The current dearth of treatment options for Ebola is not from a lack of options, but from a zealous protection of current medical monopolies together with an overabundance of red tape.
In a related article, we discussed government hostility to natural remedies that are both cheap, effective, and more readily available. In this article, we’ll look at the FDA roadblocks to more conventional treatments.
The FDA is paid by drug companies and is generally friendly to them. Even so, getting a new drug or device approved is a torturous and insanely expensive process. The minimum cost these days is several hundred million dollars spent over many years. The average cost is in the billions.
Technology like Nanobiosym’s “iPhone-sized device,” which can be used to detect Ebola and other diseases in less than an hour, is being delayed by needless FDA red tape. The Dallas hospital that treated three patients with Ebola had a similar device, one that could detect Ebola with high degree of confidence within a few minutes, but were prevented from using it because of FDA regulations.
The FDA’s intransigence is deterring other companies (especially smaller ones) from even trying to create new technology. The timeline to develop new drugs and medical devices has increased 70% in the past decade.
The Ebola outbreak, soon to be exacerbated in North America by cold weather and its conflation with flu symptoms, has been overwhelming hospitals’ ability to quarantine all suspected infections, and the situation will only intensify in the near future. Being able to actually use these new and promising Ebola treatments—which have already been shown to be safe after initial testing in real world conditions—instead of waiting endlessly for approval via the FDA’s outdated double-RCT model, is essential. Patients would then be followed closely to see how well the new products are working in the longer term.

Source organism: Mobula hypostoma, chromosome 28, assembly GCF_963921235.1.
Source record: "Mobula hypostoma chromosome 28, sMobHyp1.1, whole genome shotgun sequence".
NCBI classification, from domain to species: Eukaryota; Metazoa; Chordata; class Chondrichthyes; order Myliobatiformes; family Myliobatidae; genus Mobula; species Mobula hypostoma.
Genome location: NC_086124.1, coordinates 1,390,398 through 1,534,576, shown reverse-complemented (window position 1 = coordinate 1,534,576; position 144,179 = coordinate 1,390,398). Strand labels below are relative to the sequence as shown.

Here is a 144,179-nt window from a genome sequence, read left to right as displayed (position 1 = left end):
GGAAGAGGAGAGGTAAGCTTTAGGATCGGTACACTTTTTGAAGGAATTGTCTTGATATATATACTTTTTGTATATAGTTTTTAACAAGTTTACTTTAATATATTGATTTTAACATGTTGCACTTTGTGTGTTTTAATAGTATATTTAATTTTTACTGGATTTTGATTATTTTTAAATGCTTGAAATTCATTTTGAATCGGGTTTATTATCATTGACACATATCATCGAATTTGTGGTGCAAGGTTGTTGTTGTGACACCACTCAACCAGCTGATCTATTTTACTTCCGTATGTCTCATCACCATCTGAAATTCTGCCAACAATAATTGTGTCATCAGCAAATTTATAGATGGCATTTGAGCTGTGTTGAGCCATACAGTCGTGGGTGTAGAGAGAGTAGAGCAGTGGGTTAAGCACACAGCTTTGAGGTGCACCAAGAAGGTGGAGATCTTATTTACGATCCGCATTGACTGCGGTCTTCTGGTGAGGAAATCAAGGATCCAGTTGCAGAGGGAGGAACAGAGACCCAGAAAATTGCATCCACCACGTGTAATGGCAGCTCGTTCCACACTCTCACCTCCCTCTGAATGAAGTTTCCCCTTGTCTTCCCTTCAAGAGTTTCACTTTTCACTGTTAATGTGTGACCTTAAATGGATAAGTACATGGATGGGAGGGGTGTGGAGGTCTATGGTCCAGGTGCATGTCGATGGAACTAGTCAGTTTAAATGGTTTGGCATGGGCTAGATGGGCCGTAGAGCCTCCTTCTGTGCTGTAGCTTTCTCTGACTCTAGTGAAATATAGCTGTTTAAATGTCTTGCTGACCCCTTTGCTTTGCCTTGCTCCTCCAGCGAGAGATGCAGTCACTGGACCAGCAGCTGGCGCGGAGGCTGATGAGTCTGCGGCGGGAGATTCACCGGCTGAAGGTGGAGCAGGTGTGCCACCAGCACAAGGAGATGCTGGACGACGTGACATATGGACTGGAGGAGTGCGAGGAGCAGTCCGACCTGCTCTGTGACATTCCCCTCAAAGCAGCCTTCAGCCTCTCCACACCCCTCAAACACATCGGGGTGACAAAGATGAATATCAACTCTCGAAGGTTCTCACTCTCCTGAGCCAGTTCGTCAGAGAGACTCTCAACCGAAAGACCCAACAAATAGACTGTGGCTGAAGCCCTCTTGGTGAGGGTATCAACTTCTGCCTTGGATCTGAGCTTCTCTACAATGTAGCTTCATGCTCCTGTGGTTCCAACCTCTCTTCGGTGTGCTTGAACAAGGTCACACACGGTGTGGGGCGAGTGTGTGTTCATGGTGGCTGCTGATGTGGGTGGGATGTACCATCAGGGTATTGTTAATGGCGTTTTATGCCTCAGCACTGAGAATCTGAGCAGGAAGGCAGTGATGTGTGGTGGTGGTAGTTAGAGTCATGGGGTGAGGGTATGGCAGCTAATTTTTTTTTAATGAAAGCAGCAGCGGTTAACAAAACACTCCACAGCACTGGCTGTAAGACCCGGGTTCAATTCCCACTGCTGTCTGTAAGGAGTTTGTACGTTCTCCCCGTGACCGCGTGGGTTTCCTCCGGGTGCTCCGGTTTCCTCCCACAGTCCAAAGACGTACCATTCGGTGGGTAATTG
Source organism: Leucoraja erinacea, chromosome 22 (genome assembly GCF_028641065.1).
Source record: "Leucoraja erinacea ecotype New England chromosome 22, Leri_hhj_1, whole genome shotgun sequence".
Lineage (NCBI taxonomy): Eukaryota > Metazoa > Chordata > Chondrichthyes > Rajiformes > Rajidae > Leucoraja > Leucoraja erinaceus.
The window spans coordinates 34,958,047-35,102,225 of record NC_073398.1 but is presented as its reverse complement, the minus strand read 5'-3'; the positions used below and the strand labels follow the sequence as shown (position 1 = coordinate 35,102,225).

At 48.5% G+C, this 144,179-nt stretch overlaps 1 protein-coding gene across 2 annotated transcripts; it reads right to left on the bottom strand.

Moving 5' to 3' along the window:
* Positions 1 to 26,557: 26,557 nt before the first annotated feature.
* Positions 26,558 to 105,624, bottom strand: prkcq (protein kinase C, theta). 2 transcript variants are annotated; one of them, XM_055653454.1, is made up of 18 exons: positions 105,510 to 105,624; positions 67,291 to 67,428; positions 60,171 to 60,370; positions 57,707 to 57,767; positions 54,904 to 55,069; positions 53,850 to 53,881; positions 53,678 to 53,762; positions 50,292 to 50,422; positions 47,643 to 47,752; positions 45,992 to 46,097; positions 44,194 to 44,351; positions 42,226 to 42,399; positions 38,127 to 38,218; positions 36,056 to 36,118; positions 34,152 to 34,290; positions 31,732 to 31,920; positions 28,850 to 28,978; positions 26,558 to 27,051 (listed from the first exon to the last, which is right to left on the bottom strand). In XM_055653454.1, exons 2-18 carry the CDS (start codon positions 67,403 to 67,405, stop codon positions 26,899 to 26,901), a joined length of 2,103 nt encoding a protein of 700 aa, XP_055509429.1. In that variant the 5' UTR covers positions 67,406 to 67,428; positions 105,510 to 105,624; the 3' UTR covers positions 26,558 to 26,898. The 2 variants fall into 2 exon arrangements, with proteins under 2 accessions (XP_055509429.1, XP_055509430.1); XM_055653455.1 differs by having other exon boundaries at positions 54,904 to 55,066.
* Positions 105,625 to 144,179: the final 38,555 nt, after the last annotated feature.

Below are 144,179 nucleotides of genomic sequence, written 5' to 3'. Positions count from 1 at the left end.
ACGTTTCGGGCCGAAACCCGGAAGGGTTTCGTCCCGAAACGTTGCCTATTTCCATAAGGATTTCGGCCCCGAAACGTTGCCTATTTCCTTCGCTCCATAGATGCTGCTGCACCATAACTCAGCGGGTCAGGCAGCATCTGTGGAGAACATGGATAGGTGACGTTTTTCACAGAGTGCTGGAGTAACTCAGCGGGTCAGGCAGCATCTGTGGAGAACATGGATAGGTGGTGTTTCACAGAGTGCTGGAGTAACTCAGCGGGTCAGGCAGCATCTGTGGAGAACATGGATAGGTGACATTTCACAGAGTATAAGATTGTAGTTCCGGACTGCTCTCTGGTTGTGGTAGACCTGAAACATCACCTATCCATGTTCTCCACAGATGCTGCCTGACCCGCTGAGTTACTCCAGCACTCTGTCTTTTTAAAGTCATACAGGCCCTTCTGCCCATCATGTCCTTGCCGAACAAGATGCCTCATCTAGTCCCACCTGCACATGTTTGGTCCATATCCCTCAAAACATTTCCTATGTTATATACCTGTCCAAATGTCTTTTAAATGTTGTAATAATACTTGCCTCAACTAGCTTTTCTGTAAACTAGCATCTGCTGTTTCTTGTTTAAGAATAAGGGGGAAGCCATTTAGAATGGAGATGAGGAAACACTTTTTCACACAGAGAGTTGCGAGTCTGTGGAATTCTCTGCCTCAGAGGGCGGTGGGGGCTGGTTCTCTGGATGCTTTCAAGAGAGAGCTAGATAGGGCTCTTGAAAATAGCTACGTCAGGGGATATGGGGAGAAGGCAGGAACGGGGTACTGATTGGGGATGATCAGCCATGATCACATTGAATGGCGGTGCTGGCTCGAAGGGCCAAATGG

The Life Extension Foundation has detailed the systemic problems of FDA’s approval process, which prevents patient access to other effective treatments for other serious illness as well.
Other promising tools for preventing the spread of Ebola include a robot that blasts ultraviolet light (25,000 times more powerful than sunlight) to kill the virus. The light touches and cleans all surfaces, including under the bed and between the folds of curtains, rendering rooms 99.9% sterile, versus 85% using conventional methods. The technology uses xenon light, which is more environmentally friendly, instead of bulbs with mercury, which are toxic. Investing in such machines is urgently needed, given the chronic problem hospitals have with infections: the CDC estimates that 1.7 million people contract hospital infections each year—and that’s not including any infections that might have hospitalized them in the first place!
It’s important to note that the FDA’s profoundly broken approval process does not even guarantee safe drugs. In 2008 alone, the government recorded 526,527 adverse events from FDA-approved drugs and “therapeutic biologics,” of which 275,421 “had serious outcomes.” For the sake of comparison, there were only 672 serious adverse events from nutritional supplements that year—even though supplements were taken by about 152 million Americans.
As broken as the FDA is at the moment, it is little different over at the National Institutes of Health, where most of the Ebola drug trials should be happening. NIH director Francis Collins cites budget cuts, but NIH funding for infectious diseases has in fact doubled since 2001, with little to show for it.
Be sure to read our other article on Ebola in the current issue of this newsletter, where we discuss groundbreaking natural treatments for the virus.